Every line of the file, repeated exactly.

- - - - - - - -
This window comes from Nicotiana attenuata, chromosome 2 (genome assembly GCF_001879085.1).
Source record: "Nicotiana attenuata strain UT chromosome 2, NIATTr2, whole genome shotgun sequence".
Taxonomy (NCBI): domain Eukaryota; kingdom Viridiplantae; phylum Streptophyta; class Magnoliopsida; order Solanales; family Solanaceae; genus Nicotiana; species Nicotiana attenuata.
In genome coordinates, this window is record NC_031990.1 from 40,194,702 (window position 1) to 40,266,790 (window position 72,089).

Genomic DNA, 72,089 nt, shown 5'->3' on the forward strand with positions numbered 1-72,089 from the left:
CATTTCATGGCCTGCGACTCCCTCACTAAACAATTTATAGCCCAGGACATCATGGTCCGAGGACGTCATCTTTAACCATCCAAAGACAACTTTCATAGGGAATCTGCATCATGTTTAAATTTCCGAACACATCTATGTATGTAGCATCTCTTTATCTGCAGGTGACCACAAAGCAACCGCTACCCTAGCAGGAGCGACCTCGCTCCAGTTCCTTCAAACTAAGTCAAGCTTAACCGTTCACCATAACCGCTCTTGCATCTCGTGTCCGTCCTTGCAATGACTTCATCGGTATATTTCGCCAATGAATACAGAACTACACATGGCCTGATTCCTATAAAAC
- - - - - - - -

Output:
This window comes from Nicotiana attenuata, chromosome 2 (genome assembly GCF_001879085.1).
Source record: "Nicotiana attenuata strain UT chromosome 2, NIATTr2, whole genome shotgun sequence".
Taxonomy (NCBI): domain Eukaryota; kingdom Viridiplantae; phylum Streptophyta; class Magnoliopsida; order Solanales; family Solanaceae; genus Nicotiana; species Nicotiana attenuata.
In genome coordinates, this window is record NC_031990.1 from 40,194,702 (window position 1) to 40,266,790 (window position 72,089).

Genomic DNA, 72,089 nt, shown 5'->3' on the forward strand with positions numbered 1-72,089 from the left:
CATTTCATGGCCTGCGACTCCCTCACTAAACAATTTATAGCCCAGGACATCATGGTCCGAGGACGTCATCTTTAACCATCCAAAGACAACTTTCATAGGGAATCTGCATCATGTTTAAATTTCCGAACACATCTATGTATGTAGCATCTCTTTATCTGCAGGTGACCACAAAGCAACCGCTACCCTAGCAGGAGCGACCTCGCTCCAGTTCCTTCAAACTAAGTCAAGCTTAACCGTTCACCATAACCGCTCTTGCATCTCGTGTCCGTCCTTGCAATGACTTCATCGGTATATTTCGCCAATGAATACAGAACTACACATGGCCTGATTCCTATAAAAC